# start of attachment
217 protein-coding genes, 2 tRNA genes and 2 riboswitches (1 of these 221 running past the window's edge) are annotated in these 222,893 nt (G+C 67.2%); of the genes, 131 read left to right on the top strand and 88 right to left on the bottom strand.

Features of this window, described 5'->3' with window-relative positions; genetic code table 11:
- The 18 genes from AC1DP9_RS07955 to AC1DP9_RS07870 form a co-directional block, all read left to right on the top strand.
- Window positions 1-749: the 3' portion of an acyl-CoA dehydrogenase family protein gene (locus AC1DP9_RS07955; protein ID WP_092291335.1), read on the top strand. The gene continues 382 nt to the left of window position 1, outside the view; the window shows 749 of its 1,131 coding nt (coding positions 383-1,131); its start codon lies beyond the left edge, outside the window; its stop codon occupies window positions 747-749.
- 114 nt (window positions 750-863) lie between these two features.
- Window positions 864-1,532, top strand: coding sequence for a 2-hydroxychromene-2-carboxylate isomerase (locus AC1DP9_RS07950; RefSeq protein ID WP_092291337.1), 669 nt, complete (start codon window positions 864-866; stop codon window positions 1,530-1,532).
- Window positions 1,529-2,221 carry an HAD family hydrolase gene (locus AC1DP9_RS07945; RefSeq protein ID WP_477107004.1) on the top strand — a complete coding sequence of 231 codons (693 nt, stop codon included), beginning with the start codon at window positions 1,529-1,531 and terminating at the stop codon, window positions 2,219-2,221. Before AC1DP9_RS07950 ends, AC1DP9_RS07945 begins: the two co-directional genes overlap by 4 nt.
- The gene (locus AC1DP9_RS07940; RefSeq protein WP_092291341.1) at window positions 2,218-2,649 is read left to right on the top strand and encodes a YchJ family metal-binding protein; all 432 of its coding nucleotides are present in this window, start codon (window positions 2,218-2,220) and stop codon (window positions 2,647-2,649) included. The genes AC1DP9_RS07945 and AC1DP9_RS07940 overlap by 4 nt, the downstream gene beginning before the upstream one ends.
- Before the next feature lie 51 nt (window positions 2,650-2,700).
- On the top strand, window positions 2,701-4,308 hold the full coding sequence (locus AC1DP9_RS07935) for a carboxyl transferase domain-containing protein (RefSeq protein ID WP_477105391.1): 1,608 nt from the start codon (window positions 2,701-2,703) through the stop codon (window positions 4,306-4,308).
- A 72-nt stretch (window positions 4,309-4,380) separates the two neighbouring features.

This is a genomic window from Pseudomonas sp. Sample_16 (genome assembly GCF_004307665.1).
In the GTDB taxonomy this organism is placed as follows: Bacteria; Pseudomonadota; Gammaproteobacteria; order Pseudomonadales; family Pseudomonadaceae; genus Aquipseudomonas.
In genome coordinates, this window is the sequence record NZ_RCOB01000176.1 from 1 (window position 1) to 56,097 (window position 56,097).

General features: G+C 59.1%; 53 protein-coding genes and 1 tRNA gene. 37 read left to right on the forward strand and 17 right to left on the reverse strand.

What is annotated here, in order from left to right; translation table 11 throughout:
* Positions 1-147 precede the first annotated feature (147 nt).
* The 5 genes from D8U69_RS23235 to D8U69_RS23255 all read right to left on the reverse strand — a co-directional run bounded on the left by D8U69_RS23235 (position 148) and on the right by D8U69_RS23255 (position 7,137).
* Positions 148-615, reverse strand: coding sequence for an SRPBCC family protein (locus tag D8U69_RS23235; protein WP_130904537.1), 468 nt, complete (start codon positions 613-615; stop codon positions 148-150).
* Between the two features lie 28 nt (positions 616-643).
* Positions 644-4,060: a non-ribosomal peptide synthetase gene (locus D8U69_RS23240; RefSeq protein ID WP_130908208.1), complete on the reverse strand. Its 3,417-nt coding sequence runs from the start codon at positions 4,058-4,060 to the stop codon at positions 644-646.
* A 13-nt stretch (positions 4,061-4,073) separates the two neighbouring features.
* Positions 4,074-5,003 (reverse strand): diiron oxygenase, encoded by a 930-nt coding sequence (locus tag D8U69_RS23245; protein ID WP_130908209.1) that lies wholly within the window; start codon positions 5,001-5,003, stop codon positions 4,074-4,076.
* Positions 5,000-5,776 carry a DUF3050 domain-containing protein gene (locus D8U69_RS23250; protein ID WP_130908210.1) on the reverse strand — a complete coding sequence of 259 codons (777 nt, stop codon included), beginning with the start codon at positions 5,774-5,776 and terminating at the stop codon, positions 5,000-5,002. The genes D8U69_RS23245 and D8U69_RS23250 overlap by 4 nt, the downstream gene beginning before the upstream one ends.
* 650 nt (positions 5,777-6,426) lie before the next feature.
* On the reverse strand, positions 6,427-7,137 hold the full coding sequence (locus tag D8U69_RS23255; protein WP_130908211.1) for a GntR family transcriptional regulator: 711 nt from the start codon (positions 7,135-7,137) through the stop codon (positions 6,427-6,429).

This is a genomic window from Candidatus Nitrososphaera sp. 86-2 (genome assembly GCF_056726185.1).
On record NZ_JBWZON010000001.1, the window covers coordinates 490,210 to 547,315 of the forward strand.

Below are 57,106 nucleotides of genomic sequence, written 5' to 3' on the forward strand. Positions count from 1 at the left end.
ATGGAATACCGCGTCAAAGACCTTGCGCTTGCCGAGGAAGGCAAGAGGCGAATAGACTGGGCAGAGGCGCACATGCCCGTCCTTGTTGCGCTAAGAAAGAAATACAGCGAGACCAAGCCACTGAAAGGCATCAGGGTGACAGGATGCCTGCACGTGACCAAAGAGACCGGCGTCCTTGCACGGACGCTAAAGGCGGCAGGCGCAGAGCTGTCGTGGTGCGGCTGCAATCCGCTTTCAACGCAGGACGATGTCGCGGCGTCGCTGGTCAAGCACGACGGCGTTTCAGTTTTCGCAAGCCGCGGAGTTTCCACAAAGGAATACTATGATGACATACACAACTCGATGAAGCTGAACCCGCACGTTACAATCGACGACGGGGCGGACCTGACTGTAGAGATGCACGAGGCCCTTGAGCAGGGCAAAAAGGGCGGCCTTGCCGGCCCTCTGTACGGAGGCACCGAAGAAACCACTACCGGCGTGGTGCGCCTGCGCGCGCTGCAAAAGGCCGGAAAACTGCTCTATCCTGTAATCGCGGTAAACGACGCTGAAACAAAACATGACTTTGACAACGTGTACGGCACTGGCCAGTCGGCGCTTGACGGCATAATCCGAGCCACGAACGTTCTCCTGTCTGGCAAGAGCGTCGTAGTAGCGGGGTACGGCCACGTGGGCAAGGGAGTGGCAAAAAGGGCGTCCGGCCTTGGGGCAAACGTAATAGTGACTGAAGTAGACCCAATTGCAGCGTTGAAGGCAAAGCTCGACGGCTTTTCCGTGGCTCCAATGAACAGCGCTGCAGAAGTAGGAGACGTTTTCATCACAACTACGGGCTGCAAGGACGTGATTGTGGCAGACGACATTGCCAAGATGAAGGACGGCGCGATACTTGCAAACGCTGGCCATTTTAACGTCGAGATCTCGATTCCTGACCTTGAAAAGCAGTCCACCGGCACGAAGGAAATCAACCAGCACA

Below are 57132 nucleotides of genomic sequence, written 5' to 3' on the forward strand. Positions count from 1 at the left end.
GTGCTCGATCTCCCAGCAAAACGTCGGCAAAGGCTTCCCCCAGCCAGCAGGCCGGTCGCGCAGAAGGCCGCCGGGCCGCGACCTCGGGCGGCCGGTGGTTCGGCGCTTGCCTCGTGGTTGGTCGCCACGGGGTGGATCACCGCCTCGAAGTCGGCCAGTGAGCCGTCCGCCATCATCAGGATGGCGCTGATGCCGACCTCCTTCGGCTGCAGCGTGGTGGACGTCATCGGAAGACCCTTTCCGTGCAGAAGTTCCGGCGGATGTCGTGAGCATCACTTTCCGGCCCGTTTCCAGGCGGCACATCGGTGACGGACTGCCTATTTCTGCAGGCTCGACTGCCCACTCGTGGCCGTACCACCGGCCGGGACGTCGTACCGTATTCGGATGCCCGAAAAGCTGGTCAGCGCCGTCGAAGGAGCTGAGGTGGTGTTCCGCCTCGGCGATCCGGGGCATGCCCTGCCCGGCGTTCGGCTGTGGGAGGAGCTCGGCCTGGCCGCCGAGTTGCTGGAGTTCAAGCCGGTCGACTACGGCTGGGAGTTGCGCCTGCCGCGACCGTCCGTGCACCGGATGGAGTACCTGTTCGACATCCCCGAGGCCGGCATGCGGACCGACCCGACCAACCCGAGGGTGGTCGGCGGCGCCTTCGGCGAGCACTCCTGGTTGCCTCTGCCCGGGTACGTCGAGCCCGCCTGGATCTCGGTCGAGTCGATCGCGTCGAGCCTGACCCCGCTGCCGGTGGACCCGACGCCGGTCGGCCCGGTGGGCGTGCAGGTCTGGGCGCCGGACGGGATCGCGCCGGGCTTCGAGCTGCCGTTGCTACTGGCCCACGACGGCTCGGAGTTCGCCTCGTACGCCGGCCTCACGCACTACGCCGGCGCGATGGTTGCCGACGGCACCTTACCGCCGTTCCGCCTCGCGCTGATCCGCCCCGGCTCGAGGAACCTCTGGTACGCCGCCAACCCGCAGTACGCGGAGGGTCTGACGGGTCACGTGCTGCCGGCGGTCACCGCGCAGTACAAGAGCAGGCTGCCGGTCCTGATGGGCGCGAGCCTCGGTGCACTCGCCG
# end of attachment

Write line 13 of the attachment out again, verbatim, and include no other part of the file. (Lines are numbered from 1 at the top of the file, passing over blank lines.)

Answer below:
In the GTDB taxonomy this organism is placed as follows: Bacteria; Pseudomonadota; Gammaproteobacteria; order Pseudomonadales; family Pseudomonadaceae; genus Aquipseudomonas.